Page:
Over the past four years, the school’s administrators have partnered with the PTA to bring new technology into Lewis. Money raised by the parent group has helped outfit K-5 classrooms with tablets, interactive whiteboards, and more. “We realized that a lot of the children don’t have the tools they need at home. Technology is the wave of the future, and we want to make sure they’re prepared,” Sperry says. “In Florida, 5th graders have to complete standardized state tests on the computer. The more they’re able to use computers, practice on them, the better off they will be.”

More Fun and Learning

There was a high demand for chess among students last year, so the Lewis PTA started an after-school club. Drama is another popular activity that the PTA supports through donations; they were able to provide some microphones and lights last year. Two PTA-organized book fairs, a literacy night, and a popular book swap program all encourage reading skills. The book swap involves families and the greater community donating books that the PTA is then able to give out to all grade levels.

The PTA also sponsors a reading tutoring program known as PAL that benefits more than 80 students at the school. “Even as a Title I school, you only get a certain amount of money from your district for budget and so you can only get a certain amount of manpower. To help out, the PTA revived the PAL program this year. They provide the training, they set up the schedules, we give them the name of the students who need tutoring, they match the students with the tutors, they follow up,” Rabeiro says. “It’s been a very successful program. We’ve been able to service 81 students and give them additional help, all thanks to the PTA.”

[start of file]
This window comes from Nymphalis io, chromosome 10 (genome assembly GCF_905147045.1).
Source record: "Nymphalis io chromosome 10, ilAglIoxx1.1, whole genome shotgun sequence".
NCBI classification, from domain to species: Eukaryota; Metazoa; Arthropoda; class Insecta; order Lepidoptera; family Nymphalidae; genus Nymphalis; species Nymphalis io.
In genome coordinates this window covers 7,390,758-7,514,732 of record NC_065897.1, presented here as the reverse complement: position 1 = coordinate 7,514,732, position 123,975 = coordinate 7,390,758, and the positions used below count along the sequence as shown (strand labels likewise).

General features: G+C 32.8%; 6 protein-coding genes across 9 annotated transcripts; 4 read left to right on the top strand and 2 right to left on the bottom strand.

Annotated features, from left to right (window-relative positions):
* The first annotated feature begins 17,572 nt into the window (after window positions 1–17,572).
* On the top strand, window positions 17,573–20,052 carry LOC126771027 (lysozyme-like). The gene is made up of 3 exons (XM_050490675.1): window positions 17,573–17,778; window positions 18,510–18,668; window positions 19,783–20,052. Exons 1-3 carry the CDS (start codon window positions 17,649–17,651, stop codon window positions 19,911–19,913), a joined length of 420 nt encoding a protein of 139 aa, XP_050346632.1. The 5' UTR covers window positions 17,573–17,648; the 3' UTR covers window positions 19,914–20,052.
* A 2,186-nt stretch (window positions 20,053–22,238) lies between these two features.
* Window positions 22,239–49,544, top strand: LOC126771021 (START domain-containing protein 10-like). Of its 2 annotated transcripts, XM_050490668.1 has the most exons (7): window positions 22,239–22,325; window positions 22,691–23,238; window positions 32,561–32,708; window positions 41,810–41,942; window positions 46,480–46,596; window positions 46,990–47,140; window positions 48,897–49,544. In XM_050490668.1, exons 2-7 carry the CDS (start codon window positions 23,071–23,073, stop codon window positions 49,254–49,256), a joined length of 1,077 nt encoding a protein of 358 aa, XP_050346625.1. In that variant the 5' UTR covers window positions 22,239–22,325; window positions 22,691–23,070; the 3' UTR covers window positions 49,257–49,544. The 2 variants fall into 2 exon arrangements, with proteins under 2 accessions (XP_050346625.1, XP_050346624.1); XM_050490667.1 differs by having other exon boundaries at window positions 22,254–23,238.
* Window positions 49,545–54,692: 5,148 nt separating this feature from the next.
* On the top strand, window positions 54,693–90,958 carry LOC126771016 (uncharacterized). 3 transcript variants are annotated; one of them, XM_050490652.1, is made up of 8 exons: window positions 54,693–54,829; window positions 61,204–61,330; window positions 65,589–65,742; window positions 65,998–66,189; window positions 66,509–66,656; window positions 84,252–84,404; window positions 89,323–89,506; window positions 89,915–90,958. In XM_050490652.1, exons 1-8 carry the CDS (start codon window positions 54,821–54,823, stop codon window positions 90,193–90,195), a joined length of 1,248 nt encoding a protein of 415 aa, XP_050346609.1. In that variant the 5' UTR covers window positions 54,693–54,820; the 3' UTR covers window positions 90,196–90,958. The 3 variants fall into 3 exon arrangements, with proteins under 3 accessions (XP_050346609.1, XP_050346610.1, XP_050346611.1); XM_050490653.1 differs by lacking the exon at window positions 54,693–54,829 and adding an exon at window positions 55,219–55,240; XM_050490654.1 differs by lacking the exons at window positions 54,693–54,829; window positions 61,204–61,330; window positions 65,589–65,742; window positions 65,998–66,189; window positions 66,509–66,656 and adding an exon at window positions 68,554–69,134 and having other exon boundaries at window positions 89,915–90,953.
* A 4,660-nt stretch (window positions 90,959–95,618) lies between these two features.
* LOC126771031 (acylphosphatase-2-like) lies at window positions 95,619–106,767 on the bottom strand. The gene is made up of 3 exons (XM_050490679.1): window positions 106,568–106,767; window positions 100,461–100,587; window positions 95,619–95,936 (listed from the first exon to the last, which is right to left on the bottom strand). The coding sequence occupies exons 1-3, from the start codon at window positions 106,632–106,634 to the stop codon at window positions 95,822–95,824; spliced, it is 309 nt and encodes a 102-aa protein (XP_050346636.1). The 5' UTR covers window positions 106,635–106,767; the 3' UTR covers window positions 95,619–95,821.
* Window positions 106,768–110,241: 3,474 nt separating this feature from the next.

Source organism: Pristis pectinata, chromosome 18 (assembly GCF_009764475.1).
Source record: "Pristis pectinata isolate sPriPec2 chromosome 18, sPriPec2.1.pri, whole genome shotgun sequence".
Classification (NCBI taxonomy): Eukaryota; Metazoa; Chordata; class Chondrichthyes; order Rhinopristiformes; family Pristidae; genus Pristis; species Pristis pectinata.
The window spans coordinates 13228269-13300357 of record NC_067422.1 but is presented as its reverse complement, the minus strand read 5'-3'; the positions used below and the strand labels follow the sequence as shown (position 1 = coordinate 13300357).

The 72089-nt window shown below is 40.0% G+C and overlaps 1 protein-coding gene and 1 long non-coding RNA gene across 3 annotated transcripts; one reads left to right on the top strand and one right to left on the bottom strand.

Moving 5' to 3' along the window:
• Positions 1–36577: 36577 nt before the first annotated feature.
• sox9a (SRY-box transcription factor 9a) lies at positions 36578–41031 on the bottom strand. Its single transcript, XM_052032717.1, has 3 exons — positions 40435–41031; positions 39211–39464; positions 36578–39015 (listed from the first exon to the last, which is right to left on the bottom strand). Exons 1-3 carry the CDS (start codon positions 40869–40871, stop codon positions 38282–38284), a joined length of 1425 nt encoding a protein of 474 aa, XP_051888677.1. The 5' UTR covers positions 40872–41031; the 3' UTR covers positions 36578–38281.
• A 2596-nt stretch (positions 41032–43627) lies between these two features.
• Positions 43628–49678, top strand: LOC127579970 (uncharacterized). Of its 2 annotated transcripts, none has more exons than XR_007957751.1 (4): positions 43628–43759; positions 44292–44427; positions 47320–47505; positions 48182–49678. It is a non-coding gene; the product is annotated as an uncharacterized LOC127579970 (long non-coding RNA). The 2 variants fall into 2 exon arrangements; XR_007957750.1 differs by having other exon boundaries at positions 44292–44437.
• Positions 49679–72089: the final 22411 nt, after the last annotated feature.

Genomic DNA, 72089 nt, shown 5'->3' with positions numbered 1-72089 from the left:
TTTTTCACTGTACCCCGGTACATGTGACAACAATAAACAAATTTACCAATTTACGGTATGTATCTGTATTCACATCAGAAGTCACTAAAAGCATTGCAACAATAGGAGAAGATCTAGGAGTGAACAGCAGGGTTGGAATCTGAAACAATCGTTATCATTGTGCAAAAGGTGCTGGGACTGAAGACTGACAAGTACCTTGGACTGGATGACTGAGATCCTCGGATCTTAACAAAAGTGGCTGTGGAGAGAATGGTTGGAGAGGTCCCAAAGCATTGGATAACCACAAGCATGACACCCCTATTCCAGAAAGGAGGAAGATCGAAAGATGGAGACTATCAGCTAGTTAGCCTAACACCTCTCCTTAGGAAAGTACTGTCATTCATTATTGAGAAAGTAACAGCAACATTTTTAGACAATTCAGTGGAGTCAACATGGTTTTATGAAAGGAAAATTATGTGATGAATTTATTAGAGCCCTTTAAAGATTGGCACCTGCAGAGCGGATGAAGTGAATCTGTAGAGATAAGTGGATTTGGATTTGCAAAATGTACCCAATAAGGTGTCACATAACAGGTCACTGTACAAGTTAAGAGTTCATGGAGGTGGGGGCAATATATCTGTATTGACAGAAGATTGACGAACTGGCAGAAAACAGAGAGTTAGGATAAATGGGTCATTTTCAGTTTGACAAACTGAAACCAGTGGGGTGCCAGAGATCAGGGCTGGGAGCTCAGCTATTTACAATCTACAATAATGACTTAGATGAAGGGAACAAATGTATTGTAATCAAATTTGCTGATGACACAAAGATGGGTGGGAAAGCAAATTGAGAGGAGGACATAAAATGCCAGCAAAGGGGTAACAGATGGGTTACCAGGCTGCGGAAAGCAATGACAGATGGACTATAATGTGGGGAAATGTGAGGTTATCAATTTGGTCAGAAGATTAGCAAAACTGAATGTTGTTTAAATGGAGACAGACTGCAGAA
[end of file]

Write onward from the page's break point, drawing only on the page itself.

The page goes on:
We Are Family

Lewis PTA makes a concerted effort to involve a variety of family members. Their monthly iMOM meetings, for example, modeled after a nonprofit edu­cational organization, allow mothers to feel part of the school community and to share concerns and experiences with one another. Grandparents bingo night offers an opportunity for students and their grands or other family mentors to bond (and reminds grandparents that they are always welcome).

“The passion that our community and our parents bring to the school has been a part of the reason our PTA has thrived. We’re a Title I school with a lot of diversity and changes happening, but we still have a core group of parents who do a lot for this school and feel very passionate about it,” Sperry says. “The community coming together and our principal and teachers getting on board—we’re really all like one big family. It’s a very special thing to be a part of. That’s what makes us work.”

Lewis Elementary PTA, Temple Terrace, Fla.
850 students, annual budget $37,000

What You Can Learn From Lewis

Appreciate your volunteers. A thank-you goes a long way. If someone takes time out of her day to volunteer and make a difference at school, recognize her efforts. “End-of-the-year volunteer breakfasts and banquets are one way, but throughout the year, write a note, send an email, or simply take time to go up to people and say ‘Thanks so much for coming. We really appreciate you being here.’ It will help keep people coming back,” says PTA president Tiffany Sperry.

Align passions with tasks. Efforts to recruit new members will be much more successful if you find the right job for each person. Take the time to identify certain traits in others. If they have a passion for photography and design, for example, heading the yearbook com­mittee might prove a good fit, as it did once for Sperry. “Match talents with the things you need accomplished,” she says.

Always look for ways to improve. Get feedback after events about what worked and what didn’t, and record these observations for future reference. Leave a paper or digital trail. Ask “How can we make it better next time?”

Maintain good relationships with administrators and faculty members. “Foster a good relationship, schedule regular monthly meetings, keep the lines of communication open,” Sperry advises. “You all want to stay on the same page.”